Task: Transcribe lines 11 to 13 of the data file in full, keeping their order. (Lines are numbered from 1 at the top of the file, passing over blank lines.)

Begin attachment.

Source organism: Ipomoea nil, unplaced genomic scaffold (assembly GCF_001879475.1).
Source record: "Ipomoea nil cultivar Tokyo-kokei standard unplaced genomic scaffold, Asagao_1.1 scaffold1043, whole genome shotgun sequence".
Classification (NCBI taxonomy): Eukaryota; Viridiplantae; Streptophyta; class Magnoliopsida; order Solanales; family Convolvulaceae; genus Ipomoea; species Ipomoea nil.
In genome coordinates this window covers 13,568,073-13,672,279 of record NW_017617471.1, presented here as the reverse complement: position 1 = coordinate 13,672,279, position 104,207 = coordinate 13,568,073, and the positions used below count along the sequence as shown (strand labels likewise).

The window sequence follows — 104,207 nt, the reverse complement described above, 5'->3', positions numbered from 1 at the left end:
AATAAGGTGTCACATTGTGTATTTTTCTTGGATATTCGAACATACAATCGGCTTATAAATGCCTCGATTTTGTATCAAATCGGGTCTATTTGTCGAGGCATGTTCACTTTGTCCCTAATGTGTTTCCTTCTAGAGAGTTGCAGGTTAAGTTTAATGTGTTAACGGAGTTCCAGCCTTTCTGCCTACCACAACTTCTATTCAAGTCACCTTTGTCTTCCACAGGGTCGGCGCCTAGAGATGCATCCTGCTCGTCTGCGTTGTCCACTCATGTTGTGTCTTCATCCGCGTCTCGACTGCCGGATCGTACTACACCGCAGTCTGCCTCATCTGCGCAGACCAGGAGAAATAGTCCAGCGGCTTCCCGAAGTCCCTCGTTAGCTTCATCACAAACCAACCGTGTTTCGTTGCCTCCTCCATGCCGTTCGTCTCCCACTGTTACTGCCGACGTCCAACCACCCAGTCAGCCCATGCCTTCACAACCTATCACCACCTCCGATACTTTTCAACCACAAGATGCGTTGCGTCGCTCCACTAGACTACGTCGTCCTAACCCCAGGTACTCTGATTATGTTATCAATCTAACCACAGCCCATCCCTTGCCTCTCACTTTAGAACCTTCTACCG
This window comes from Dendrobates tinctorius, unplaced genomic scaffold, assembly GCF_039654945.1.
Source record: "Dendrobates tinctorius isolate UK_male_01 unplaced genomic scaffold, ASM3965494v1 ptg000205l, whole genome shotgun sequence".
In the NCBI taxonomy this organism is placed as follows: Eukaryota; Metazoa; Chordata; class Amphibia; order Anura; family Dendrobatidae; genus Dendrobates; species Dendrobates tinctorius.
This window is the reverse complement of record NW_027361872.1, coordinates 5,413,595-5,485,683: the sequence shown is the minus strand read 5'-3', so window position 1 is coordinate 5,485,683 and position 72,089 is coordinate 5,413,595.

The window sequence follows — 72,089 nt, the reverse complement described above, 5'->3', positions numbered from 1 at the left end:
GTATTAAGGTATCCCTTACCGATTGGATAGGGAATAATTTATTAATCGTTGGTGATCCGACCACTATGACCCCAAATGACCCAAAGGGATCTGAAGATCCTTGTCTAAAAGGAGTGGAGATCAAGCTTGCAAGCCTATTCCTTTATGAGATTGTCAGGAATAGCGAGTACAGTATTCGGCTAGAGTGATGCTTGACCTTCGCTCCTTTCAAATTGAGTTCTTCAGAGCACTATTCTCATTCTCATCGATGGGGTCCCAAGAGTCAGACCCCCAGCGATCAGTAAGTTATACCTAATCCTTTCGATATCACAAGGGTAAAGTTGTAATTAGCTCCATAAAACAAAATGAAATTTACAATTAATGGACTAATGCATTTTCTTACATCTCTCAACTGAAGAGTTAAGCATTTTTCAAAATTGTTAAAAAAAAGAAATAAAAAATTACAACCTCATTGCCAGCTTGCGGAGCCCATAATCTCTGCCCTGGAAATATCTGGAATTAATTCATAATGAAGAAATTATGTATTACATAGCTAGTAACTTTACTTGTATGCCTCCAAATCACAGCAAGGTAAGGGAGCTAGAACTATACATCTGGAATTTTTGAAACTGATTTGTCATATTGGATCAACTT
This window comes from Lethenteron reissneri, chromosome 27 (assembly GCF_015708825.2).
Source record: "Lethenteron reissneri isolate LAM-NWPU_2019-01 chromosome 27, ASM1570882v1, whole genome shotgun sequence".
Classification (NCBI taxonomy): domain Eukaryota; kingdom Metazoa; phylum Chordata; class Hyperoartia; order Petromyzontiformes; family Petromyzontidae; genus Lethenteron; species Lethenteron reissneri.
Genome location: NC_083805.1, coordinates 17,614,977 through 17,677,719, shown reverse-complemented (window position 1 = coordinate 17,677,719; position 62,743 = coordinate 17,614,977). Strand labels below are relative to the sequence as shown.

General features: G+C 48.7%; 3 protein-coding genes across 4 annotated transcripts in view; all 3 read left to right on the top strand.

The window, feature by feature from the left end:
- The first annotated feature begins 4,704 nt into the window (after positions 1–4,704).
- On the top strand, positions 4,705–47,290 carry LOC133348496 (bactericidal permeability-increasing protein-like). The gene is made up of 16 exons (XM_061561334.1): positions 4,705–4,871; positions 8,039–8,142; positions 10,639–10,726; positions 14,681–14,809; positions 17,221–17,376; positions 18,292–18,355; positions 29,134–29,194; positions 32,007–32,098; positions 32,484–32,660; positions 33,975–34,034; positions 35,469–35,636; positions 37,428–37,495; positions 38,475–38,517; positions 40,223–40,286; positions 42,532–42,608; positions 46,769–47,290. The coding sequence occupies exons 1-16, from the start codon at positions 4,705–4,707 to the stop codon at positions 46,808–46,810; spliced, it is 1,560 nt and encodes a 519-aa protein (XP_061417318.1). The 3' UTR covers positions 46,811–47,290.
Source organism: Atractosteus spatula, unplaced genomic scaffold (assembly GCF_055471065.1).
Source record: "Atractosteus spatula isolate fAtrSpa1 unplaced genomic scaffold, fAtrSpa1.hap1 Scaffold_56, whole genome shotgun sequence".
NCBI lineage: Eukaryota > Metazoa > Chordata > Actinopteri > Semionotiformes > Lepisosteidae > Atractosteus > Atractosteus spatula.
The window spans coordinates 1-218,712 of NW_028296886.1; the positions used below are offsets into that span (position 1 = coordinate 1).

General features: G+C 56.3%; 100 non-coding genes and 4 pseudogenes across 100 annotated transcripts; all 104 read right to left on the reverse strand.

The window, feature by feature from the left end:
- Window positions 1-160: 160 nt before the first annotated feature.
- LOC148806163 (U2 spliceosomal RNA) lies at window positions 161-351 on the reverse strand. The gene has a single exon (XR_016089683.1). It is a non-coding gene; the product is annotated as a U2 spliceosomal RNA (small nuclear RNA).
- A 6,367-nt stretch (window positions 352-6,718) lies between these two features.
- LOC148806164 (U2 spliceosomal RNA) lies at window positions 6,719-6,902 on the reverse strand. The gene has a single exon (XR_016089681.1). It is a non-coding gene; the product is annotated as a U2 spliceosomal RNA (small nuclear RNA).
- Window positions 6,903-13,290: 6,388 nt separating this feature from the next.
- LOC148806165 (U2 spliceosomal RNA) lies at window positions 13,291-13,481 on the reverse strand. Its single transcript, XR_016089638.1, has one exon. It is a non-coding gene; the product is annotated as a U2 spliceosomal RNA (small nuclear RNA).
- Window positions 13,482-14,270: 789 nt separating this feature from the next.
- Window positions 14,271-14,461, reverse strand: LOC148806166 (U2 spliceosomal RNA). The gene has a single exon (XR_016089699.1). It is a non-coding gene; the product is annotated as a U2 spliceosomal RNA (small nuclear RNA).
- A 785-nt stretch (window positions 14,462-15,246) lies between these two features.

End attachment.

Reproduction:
The window sequence follows — 72,089 nt, the reverse complement described above, 5'->3', positions numbered from 1 at the left end:
GTATTAAGGTATCCCTTACCGATTGGATAGGGAATAATTTATTAATCGTTGGTGATCCGACCACTATGACCCCAAATGACCCAAAGGGATCTGAAGATCCTTGTCTAAAAGGAGTGGAGATCAAGCTTGCAAGCCTATTCCTTTATGAGATTGTCAGGAATAGCGAGTACAGTATTCGGCTAGAGTGATGCTTGACCTTCGCTCCTTTCAAATTGAGTTCTTCAGAGCACTATTCTCATTCTCATCGATGGGGTCCCAAGAGTCAGACCCCCAGCGATCAGTAAGTTATACCTAATCCTTTCGATATCACAAGGGTAAAGTTGTAATTAGCTCCATAAAACAAAATGAAATTTACAATTAATGGACTAATGCATTTTCTTACATCTCTCAACTGAAGAGTTAAGCATTTTTCAAAATTGTTAAAAAAAAGAAATAAAAAATTACAACCTCATTGCCAGCTTGCGGAGCCCATAATCTCTGCCCTGGAAATATCTGGAATTAATTCATAATGAAGAAATTATGTATTACATAGCTAGTAACTTTACTTGTATGCCTCCAAATCACAGCAAGGTAAGGGAGCTAGAACTATACATCTGGAATTTTTGAAACTGATTTGTCATATTGGATCAACTT
This window comes from Lethenteron reissneri, chromosome 27 (assembly GCF_015708825.2).